Oyetibo said the deceased jurist would be remembered for his sound judgements. The words of the member of the Inner Bar: "His death is very unfortunate. He was a very brilliant judge, he was level-headed. He had a cordial relationship with the bar. "He was not the type that would talk down on lawyers, there was that mutual respect. He will be remembered through his sound judgements." The Nigerian Bar Association, Ado Ekiti Branch described Olatawura as one of the best jurists Nigeria has ever produced. A statement by the chairman of the association, Mr Dele Omotoso, noted that the late jurist was very versatile in his knowledge of law and had "delivered several notable judgements which remain unassailable".
Ekiti State Governor Segun Oni, who was said to have cut short his trip to Lagos and headed to Ikole Ekiti upon hearing the death of the late jurist, described him as a wonderful creature, specially designed and produced to serve humanity to the highest levels. "Baba, you were such a wonderful breed specially designed and produced to take humanity to highest level. This you did with outstandingly purity, integrity and uncompromising professionalism. Your departure has left a deep void in us. You have challenged us by your exemplary life and efforts to be the best in every circumstance you found yourself. We will miss you greatly", the governor wrote in the condolence register.
Also at the Olatawuras residence was the Oluyin of Iyin Ekiti, Oba Ademola Ajakaiye, who was the pioneer chief judge of Ekiti State. He expressed the condolence of the entire Iyin Ekiti people. On behalf of the old students of the famous Christ's School, Ado Ekiti, a former principal, Chief Kehinde Ojo, described his passage as that of the saints. "As your passage coincides with our home coming and 75th anniversary, yours was a glorious life and end, Christ is our cornerstone", he wrote in the register.
In the same token, the former minister of aviation, Prof. Babalola Borisade, lamented the death of Olatawura. "It was a shocking news to me when l heard about the passage of the late judge. We have lost a very role model, to some of us in Ekiti. He was a self made man, he reached the peak of his chosen profession without a blemish", the minister said in the condolence register.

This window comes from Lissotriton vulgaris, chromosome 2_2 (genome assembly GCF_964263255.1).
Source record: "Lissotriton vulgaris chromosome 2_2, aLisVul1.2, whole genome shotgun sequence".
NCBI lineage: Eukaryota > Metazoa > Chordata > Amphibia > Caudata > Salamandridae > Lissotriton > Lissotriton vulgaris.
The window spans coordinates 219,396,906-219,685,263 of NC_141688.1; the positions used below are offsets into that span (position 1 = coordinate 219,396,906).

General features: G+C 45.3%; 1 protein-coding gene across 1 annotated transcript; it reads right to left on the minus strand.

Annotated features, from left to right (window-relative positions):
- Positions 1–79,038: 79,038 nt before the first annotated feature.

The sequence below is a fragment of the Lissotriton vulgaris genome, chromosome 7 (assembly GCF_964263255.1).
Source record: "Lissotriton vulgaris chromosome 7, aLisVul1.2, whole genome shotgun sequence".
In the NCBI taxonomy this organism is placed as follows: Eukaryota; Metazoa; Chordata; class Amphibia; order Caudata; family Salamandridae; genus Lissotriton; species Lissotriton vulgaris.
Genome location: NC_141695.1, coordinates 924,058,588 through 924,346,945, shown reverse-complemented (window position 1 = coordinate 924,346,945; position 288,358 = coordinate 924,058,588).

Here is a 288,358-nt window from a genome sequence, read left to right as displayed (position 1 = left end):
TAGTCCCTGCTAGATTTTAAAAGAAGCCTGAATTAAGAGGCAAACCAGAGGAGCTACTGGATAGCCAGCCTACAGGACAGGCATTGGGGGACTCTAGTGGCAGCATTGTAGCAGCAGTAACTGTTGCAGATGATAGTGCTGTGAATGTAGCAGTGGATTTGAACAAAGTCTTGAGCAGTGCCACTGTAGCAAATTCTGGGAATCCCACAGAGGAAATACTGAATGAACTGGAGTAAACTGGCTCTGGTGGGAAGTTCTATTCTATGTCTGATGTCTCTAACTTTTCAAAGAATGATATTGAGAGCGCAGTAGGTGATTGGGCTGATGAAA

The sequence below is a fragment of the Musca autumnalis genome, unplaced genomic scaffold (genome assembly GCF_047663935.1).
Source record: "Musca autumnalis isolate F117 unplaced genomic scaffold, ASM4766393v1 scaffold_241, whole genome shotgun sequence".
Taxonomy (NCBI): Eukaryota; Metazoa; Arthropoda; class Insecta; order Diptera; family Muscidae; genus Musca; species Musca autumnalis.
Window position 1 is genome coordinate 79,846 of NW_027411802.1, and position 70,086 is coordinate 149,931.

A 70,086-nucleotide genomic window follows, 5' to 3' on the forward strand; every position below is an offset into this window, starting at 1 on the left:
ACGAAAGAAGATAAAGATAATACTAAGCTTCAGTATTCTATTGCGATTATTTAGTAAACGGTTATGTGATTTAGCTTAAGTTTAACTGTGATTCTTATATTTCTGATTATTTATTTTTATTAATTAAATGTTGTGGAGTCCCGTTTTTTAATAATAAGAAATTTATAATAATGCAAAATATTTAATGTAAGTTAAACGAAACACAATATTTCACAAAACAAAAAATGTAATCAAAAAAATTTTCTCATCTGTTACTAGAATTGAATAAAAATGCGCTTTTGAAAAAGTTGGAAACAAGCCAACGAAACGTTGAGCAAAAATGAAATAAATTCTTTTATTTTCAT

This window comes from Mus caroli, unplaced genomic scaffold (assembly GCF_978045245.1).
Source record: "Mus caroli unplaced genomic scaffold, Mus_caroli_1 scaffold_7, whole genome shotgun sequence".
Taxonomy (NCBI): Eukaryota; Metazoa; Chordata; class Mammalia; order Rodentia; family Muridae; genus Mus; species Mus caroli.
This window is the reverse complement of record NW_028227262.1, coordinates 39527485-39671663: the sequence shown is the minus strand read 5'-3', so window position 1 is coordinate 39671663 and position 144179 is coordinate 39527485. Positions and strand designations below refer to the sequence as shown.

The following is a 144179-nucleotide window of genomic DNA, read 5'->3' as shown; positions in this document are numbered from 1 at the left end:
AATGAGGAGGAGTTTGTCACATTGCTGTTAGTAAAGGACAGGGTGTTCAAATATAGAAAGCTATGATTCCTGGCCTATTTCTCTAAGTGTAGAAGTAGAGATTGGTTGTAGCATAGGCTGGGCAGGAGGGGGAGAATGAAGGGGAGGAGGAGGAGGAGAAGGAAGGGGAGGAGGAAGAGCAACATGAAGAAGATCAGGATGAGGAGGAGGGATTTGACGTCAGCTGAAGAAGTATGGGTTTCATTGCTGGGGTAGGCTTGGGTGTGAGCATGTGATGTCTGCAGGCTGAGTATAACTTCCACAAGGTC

Speaking on the last moments of the deceased, the younger brother, Bisi Olatawura, said the late judge woke up, Friday, and dressed for a meeting of the Old Students Association of his alma mater, Christ's School, Ado Ekiti, preparatory to the 75th anniversary when suddenly he felt uncomfortable and uneasy by 8.00 a.m. The deceased, according to the brother, immediately called his doctor who rushed in and tried all he could, but Olatawura later died despite all help. He was 79 years on May 3.
The late Supreme Court judge was born in Ikole Ekiti in 1929. He started his elementary school at Saint Paul's School, Ikole Ekiti in 1935-1941 and later proceeded to Saint Andrew's School, Usi Ekiti in 1942-1943. He was at Christ's School, Ado Ekiti for his secondary school from 1944-1948. Olatawura later studied overseas at University of Hull, Yorks, England for his LLB [Hons] from 1957- 60 and Council of Legal Education Middle Temple for his barrister-at-law in 1960. He enrolled at Supreme Court as a solicitor and advocate in 1960. After working in a private legal firm, he was appointed a judge of the High Court in the then Western Region and elevated to the Court of Appeal in 1980 and later a justice of Supreme Court until his retirement in 1994.